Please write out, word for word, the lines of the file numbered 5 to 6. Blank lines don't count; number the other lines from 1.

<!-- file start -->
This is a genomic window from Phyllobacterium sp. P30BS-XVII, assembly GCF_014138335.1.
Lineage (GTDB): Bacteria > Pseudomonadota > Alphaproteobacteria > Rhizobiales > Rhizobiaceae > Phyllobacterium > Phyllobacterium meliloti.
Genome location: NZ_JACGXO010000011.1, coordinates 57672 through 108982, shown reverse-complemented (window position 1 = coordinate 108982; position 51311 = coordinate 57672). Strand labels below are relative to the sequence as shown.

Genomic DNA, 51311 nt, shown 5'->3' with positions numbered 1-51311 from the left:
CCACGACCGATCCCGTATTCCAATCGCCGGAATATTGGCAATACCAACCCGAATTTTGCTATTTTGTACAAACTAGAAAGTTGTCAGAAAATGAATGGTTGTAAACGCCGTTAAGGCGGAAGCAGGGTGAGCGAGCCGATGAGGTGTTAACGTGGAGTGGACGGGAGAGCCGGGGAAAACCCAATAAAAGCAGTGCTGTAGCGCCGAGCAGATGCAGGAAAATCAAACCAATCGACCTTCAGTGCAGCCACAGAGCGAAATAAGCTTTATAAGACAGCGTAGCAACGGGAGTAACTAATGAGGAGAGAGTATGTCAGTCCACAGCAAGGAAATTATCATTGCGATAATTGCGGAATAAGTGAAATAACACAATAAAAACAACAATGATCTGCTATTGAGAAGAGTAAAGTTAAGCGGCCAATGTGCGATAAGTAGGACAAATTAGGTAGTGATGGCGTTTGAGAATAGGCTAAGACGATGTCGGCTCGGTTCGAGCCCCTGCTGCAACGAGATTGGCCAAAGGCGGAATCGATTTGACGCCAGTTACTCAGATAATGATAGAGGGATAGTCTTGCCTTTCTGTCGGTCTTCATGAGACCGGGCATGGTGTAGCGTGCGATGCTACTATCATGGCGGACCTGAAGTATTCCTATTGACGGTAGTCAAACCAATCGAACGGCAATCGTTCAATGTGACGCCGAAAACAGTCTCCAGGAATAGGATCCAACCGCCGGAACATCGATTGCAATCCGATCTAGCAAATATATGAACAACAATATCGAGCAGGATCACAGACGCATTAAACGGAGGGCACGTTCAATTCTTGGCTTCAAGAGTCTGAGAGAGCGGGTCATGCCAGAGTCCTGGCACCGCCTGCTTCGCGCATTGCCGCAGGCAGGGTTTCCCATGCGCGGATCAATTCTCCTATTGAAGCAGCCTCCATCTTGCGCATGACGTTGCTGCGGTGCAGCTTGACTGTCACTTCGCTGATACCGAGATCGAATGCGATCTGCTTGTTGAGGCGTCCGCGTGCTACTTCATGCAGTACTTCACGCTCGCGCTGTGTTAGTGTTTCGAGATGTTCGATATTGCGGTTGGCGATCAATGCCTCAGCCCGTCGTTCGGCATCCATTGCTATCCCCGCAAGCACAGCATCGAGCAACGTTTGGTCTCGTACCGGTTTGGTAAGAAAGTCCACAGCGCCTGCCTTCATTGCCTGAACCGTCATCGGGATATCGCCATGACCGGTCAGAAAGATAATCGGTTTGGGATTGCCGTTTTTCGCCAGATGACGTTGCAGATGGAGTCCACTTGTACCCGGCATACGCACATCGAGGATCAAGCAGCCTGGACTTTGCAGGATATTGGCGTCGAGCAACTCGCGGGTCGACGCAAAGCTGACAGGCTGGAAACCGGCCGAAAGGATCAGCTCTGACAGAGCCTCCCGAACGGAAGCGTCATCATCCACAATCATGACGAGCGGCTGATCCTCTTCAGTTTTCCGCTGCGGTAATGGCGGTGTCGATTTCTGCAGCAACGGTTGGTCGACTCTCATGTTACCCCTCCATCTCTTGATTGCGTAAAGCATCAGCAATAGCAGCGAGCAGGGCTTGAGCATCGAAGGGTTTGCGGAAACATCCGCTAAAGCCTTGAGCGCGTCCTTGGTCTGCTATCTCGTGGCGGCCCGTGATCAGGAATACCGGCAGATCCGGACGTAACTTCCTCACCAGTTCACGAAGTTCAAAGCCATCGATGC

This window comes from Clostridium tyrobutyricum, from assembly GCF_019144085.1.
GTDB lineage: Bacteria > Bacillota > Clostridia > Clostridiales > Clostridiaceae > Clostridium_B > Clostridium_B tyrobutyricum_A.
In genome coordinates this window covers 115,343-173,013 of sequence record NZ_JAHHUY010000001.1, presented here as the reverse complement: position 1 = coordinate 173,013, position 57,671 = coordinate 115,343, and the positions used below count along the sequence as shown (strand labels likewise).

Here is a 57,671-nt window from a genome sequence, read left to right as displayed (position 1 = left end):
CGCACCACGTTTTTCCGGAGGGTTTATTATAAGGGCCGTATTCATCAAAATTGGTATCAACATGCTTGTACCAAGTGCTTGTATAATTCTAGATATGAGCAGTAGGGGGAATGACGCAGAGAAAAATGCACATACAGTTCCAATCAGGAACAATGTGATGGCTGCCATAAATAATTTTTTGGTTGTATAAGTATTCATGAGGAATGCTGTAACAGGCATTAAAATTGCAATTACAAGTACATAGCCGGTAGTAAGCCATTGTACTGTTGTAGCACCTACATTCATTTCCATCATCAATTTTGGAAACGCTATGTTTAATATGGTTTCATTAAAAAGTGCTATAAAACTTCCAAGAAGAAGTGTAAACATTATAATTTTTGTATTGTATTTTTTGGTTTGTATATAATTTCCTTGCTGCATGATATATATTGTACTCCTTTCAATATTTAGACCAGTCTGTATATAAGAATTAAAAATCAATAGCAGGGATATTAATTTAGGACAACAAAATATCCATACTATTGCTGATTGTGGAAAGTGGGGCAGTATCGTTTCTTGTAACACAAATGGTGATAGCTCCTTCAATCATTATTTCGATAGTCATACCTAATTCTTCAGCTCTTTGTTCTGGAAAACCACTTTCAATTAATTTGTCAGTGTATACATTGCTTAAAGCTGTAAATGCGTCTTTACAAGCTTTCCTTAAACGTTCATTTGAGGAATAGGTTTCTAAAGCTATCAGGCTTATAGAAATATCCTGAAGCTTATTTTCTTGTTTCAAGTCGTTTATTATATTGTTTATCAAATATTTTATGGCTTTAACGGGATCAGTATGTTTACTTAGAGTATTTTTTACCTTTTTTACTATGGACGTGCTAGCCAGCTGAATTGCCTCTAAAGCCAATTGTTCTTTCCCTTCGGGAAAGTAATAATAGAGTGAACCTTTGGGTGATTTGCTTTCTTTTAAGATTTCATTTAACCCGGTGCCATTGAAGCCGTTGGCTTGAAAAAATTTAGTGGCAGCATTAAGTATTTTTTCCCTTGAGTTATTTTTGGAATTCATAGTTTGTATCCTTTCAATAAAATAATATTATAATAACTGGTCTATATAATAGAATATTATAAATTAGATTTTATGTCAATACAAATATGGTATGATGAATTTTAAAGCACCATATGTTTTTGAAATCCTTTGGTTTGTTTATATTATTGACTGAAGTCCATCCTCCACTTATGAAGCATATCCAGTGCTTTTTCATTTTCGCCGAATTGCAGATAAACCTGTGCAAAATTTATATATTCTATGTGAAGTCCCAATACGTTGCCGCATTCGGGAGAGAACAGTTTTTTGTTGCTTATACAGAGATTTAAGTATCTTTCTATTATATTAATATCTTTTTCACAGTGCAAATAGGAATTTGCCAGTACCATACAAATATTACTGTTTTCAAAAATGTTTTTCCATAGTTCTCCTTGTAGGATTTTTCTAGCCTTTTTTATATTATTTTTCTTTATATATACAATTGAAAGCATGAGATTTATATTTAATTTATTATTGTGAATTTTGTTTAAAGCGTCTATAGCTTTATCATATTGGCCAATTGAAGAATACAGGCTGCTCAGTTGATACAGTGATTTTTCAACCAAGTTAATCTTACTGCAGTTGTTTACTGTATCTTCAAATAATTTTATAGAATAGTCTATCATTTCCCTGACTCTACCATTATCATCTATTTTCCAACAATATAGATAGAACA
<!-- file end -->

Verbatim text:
CCACGACCGATCCCGTATTCCAATCGCCGGAATATTGGCAATACCAACCCGAATTTTGCTATTTTGTACAAACTAGAAAGTTGTCAGAAAATGAATGGTTGTAAACGCCGTTAAGGCGGAAGCAGGGTGAGCGAGCCGATGAGGTGTTAACGTGGAGTGGACGGGAGAGCCGGGGAAAACCCAATAAAAGCAGTGCTGTAGCGCCGAGCAGATGCAGGAAAATCAAACCAATCGACCTTCAGTGCAGCCACAGAGCGAAATAAGCTTTATAAGACAGCGTAGCAACGGGAGTAACTAATGAGGAGAGAGTATGTCAGTCCACAGCAAGGAAATTATCATTGCGATAATTGCGGAATAAGTGAAATAACACAATAAAAACAACAATGATCTGCTATTGAGAAGAGTAAAGTTAAGCGGCCAATGTGCGATAAGTAGGACAAATTAGGTAGTGATGGCGTTTGAGAATAGGCTAAGACGATGTCGGCTCGGTTCGAGCCCCTGCTGCAACGAGATTGGCCAAAGGCGGAATCGATTTGACGCCAGTTACTCAGATAATGATAGAGGGATAGTCTTGCCTTTCTGTCGGTCTTCATGAGACCGGGCATGGTGTAGCGTGCGATGCTACTATCATGGCGGACCTGAAGTATTCCTATTGACGGTAGTCAAACCAATCGAACGGCAATCGTTCAATGTGACGCCGAAAACAGTCTCCAGGAATAGGATCCAACCGCCGGAACATCGATTGCAATCCGATCTAGCAAATATATGAACAACAATATCGAGCAGGATCACAGACGCATTAAACGGAGGGCACGTTCAATTCTTGGCTTCAAGAGTCTGAGAGAGCGGGTCATGCCAGAGTCCTGGCACCGCCTGCTTCGCGCATTGCCGCAGGCAGGGTTTCCCATGCGCGGATCAATTCTCCTATTGAAGCAGCCTCCATCTTGCGCATGACGTTGCTGCGGTGCAGCTTGACTGTCACTTCGCTGATACCGAGATCGAATGCGATCTGCTTGTTGAGGCGTCCGCGTGCTACTTCATGCAGTACTTCACGCTCGCGCTGTGTTAGTGTTTCGAGATGTTCGATATTGCGGTTGGCGATCAATGCCTCAGCCCGTCGTTCGGCATCCATTGCTATCCCCGCAAGCACAGCATCGAGCAACGTTTGGTCTCGTACCGGTTTGGTAAGAAAGTCCACAGCGCCTGCCTTCATTGCCTGAACCGTCATCGGGATATCGCCATGACCGGTCAGAAAGATAATCGGTTTGGGATTGCCGTTTTTCGCCAGATGACGTTGCAGATGGAGTCCACTTGTACCCGGCATACGCACATCGAGGATCAAGCAGCCTGGACTTTGCAGGATATTGGCGTCGAGCAACTCGCGGGTCGACGCAAAGCTGACAGGCTGGAAACCGGCCGAAAGGATCAGCTCTGACAGAGCCTCCCGAACGGAAGCGTCATCATCCACAATCATGACGAGCGGCTGATCCTCTTCAGTTTTCCGCTGCGGTAATGGCGGTGTCGATTTCTGCAGCAACGGTTGGTCGACTCTCATGTTACCCCTCCATCTCTTGATTGCGTAAAGCATCAGCAATAGCAGCGAGCAGGGCTTGAGCATCGAAGGGTTTGCGGAAACATCCGCTAAAGCCTTGAGCGCGTCCTTGGTCTGCTATCTCGTGGCGGCCCGTGATCAGGAATACCGGCAGATCCGGACGTAACTTCCTCACCAGTTCACGAAGTTCAAAGCCATCGATGC

This window comes from Clostridium tyrobutyricum, from assembly GCF_019144085.1.